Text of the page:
instance, DTrace is practically unusable in kFreeBSD for now due to missing
userland components. For a Debian-style distribution with better feature
compatibility with Solaris (albeit with fewer available packages) check out
Nexenta at nexenta.org.
When I spun up my
first Debian kFreeBSD virtual instance, I noticed that FreeBSD lacks the
enhanced "virtio" drivers that boost I/O performance with Linux or Windows
operating systems running under KVM-a difference that was noticeable in the
time it took my Linux and FreeBSD-based instances to install.
Given my interest
in kFreeBSD's potential for bringing previously inaccessible features into
Debian, I was pleased to find ZFS as a partition option in the Debian installer
application. However, over the course of several installations, I was unable to
create an instance with a working ZFS partition from the installer-it appeared
that the system wasn't installing the needed packages to get ZFS working. I
was, however, able to create ZFS volumes once I'd finished installing and
booting into a standard install with UFS-formatted partitions.
Installation and Updates
I tested the amd64
version of Debian GNU/Linux 6.0 on a dual-core Dell notebook with 3GB of RAM, as well as on a handful of VMs (virtual
machines) hosted under the KVM hypervisor on that test notebook. I created VMs
for the 64- and 32-bit versions of the distribution in both its GNU/Linux and
For most of my
installs, I opted for Debian's network-based install media-relatively small
(around 140MB) disc images that reach over the network to Debian mirror servers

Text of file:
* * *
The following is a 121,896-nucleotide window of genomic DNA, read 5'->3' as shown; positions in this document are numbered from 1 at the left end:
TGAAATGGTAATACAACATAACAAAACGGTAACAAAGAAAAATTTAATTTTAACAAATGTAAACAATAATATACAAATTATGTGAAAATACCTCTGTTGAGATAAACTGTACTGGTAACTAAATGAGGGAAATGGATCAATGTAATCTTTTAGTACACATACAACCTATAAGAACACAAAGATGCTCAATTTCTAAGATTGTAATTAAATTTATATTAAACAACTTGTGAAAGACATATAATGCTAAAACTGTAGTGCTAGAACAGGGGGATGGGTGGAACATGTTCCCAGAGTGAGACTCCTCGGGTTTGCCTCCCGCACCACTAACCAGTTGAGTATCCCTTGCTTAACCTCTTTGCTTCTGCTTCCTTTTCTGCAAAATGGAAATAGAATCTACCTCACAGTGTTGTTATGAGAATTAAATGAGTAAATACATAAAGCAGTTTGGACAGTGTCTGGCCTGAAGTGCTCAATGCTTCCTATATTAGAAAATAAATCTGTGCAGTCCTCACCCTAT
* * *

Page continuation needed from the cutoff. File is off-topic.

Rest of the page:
to fetch the files needed for an installation. One of the benefits of this
install route is that the system grabs all the pending updates during the
install process, so there aren't dozens of packages to fetch after first boot.
Debian 6 is also
available in a LiveCD version, similar to what other Linux distributions offer,
which enables users first to try out the operating system before installing it
on their hard drives.
Unlike most other
Linux distributions, installing Debian 6 comes with the additional wrinkle,
depending on one's hardware, of separately installing any device firmware that
fails to meet Debian's free licensing requirements. With version 6, the Debian
project has managed to excise all non-free firmware from its default install
sources-a long-time goal of the project.
My test machine
required such a firmware file to drive its Intel 4965AGN wireless network adapter. The Debian
installer prompted me to provide the needed file, which I attempted to do using
a USB stick, but the installer couldn't detect
the the firmware. I tried with FAT and ext3-formatted USB media, but to no avail. I forged ahead with
my wired NIC, which did not require additional firmware, and fetched the
missing firmware from Debian's optional non-free repository after installation.
Once my system was
up and running, I was pleased to note that some of the software management
tools I'm accustomed to using in Ubuntu (which is a Debian derivative) have
made it back upstream. In particular, Ubuntu's App Store-like Software Center, and its easy-to-use Update
Manager tools, are available in Debian 6, both of which put a friendly face on
the distribution's massive collection of ready-to-install software packages.